Children with abnormal craniofacial morphology are at increased risk for having sleep-disordered breathing, say researchers.
The abnormalities include cross bite, a convex facial profile, hypertrophic tonsils, and increased lower facial height.
The team also found, however, that, unlike in adults, SDB was not significantly associated with excess weight in children.
This suggests that "there may be two different phenotypes of adult SDB: one related to excess fat tissue and the other to craniofacial abnormalities," note the researchers. Identification of those with the latter type in childhood could therefore mean prevention of the condition in some individuals by focusing on orthodontic treatment, they add.
The Finnish study included 491 children aged 6 to 8 years, 9.9% of whom had SDB.
Although 11.4% of boys and 15.6% of girls were classified as being overweight or obese according to International Obesity Task Force criteria, the prevalence of overweight and obesity were similar in children with and without OSD, at 13.0 and 13.4%, respectively.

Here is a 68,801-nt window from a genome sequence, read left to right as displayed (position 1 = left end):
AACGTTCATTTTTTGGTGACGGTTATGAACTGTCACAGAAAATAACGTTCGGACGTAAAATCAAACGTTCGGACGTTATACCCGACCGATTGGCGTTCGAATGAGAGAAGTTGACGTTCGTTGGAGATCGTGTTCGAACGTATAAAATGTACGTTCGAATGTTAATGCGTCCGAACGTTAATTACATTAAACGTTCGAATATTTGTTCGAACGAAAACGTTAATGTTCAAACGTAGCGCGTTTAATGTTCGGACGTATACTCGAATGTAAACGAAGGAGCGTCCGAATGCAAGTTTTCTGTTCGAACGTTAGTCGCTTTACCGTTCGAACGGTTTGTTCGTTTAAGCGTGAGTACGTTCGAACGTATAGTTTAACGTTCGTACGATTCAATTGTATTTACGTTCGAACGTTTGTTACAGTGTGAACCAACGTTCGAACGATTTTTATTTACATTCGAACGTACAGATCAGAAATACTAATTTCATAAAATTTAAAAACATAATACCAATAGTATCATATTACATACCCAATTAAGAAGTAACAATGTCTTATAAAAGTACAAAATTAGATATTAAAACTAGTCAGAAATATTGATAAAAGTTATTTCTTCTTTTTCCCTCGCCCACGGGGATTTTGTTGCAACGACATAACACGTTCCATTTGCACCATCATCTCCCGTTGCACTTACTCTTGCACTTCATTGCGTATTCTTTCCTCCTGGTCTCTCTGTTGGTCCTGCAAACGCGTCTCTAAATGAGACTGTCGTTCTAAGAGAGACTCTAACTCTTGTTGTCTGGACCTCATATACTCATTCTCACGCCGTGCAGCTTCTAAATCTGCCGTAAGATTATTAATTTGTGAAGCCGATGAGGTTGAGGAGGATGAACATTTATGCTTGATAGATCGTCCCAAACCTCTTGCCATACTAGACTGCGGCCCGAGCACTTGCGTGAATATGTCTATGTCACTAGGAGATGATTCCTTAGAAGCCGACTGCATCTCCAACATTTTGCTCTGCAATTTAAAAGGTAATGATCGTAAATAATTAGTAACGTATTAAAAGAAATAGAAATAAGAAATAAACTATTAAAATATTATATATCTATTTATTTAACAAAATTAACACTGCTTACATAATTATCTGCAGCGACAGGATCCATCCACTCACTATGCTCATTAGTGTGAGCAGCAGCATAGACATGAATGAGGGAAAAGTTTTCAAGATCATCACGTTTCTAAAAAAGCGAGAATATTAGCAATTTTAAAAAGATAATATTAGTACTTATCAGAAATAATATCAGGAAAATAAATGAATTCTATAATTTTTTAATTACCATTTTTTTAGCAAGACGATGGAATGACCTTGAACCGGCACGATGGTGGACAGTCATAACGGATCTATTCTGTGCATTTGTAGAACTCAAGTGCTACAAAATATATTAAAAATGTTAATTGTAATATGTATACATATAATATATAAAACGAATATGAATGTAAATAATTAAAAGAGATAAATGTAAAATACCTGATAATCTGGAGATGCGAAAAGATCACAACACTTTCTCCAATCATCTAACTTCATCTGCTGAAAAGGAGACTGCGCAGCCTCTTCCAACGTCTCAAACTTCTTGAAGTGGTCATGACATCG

The prevalence of abnormal craniofacial morphology was increased in children with SDB, however. Risk for SDB was 3.3 times higher in children with cross bite compared with those without, 2.6 times higher in children with a convex facial profile compared with a normal facial profile, and 3.7 times higher in children with tonsillar hypertrophy compared with those with normal size tonsils.
This was after adjustment for age, gender, and body fat percentage, the researchers report in the European Journal of Pediatrics.
Tiina Ikävalko, from Kupio University Hospital in Finland, and colleagues say: "Children with tonsillar hypertrophy, cross bite and convex facial profile could be candidates for early intervention and orthodontic treatment to prevent the progression of SDB in coming years.
"This can only happen via better understanding and earlier recognition of underlying mechanisms of SDB and an intensive collaboration between different medical specialties."
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